Rev. Scott's Letter, March 31
Delivered By
Rev. Tom Scott
Delivered On
March 31, 2020
Attached Document



Friends, I write this just within the last minutes of Monday, so I suppose one might technically claim that I am keeping up with my habit—to date—of sending out a note a day during our time apart as a congregation. I doubt very many of you will read it “in real time” as the saying goes, but that will be alright in the end.

I hope you all are keeping in touch with any family you have, your parish friends, and that wider circle of connections that help to sustain us in ordinary times. In your parish directory you will find the e-mail addresses of many of our members. If we don’t have an e-mail listed for you, or if what we have is not accurate, please let us know. If you know someone who would like to be included in our mailings, please pass their information along (with their permission, of course). You are welcome to send along to others any little bit of something I write in these notes. Our parish e-mail address is:

Without wishing at all to draw attention to myself, I do want to explain why my daily note is late today. I live with migraines. Today I got slaughtered by a bad one, and it just knocked the stuffing out of me. I do have medicine that works, and I always have a dose with me.

  1. don’t get warnings, just slammed—and it happens anywhere anytime, including once in the middle of a sermon. With the headache come many other symptoms: light sensitivity, nausea, and so on.
  1. notice that I have begun four of the first six paragraphs in this note with “I”. Truly, it was not my intent to draw attention to me or to focus on my little personal ailment. However, it seems to have been an unavoidable part of making an explanation.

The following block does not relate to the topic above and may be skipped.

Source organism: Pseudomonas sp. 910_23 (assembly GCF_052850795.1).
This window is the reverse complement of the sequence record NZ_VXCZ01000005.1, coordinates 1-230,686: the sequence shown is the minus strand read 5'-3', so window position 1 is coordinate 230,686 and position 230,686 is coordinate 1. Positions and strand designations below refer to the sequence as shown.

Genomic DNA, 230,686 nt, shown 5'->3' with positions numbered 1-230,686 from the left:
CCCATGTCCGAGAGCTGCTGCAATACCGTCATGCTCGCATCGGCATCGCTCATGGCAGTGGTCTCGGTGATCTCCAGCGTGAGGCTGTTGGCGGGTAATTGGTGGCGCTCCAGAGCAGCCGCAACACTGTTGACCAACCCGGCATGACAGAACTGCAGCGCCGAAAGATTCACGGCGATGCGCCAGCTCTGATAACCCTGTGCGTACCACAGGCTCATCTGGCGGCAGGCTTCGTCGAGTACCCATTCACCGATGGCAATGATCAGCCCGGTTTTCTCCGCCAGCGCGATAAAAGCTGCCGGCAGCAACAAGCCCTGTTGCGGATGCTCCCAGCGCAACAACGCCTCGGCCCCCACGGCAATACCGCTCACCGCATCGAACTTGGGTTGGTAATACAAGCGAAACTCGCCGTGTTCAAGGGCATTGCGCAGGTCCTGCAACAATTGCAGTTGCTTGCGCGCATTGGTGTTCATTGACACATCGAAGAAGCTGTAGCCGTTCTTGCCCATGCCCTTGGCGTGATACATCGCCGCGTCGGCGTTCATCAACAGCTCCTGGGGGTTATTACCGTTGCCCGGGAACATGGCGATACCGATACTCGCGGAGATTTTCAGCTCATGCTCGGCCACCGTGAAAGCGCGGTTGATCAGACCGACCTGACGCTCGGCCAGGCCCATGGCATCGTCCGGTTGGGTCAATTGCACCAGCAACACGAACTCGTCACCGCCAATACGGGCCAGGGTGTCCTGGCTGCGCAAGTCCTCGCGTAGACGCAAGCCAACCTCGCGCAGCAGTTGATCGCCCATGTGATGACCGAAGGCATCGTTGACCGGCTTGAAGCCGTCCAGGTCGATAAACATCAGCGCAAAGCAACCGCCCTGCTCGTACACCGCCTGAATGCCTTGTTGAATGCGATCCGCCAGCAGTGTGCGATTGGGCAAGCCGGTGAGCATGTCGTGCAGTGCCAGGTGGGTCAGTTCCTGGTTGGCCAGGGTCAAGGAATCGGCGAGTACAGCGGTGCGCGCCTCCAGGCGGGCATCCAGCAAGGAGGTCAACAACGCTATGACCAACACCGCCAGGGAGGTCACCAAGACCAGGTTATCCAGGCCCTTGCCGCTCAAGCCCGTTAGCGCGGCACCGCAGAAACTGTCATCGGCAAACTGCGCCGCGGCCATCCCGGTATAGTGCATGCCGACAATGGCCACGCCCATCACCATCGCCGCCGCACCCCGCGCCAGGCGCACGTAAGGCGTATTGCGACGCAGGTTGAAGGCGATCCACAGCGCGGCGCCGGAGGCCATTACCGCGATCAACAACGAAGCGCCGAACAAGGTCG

On the other hand, we all live with something or another, and being willing to let our “thing” be known is a sign of trust. Treating one another a little more gently because we know we each deal with something is a sign of good feeling and affection, and the fact that we recognize we are all mortal flesh.

Having just written this, I am unexpectedly reminded of JFK’s great speech at Georgetown University in 1963 in which he extended an olive branch to Nikita Khrushchev on the matter of nuclear weapons. This was about six or eight months after the Cuban missile crisis and perhaps six before his assassination.

Kennedy a decorated war veteran spoke to Khrushchev, another decorated war veteran, as well as to the people of the USA. Kennedy was a cold warrior, and very hard-nosed, as the Cuba matter showed. So were the Russians. Kennedy was trying to head off criticism here at home by being as forceful as he could be about being ready to defend the USA and our interests. Kennedy was also reaching out—veteran to veteran—to a man who was tough enough to survive Stalin, the Nazis, and the battle for Stalingrad, a man who would not be deterred easily. What could these two men possibly share?

Kennedy—handsome, born to wealth and privilege—spoke to a blunt-faced village metal-worker born under the Tsars, who worked his way up the ladder in the Communist party by long service in the Civil War, the Stalin five-year plans, and WWII.

Kennedy said, “Our most basic common link is that we all inhabit this planet. We all breathe the same air. We all cherish our children’s future. And we are all mortal.” Four little sentences, one three syllable word, the emotional core of his greatest speech. You can watch the entire speech--well worth the time--on youtube or read it at the Kennedy Library website. We forget hoe eloquent he was, (ably aided by Ted Sorensen, his co-speechwriter).

O God, you have made of one blood all the peoples of the earth, a d sent your blessed Son to preach peace to those who are far off and those who are near: Grant that people everywhere may seek after you and find you; bring the nations into your fold; pour out your Spirit upon all flesh; and hasten the coming of your kingdom; through Jesus Christ our Lord.

  April 2021  
Upcoming Events


Rite II Service
10:15 AM
Join us at 10:15 for our Rite II Service, both in the church and through a Zoom meeting! The specifics are posted on our home page.
Contents © 2021 St. Giles Episcopal Church • Church Website Builder by mychurchwebsite.netPrivacy Policy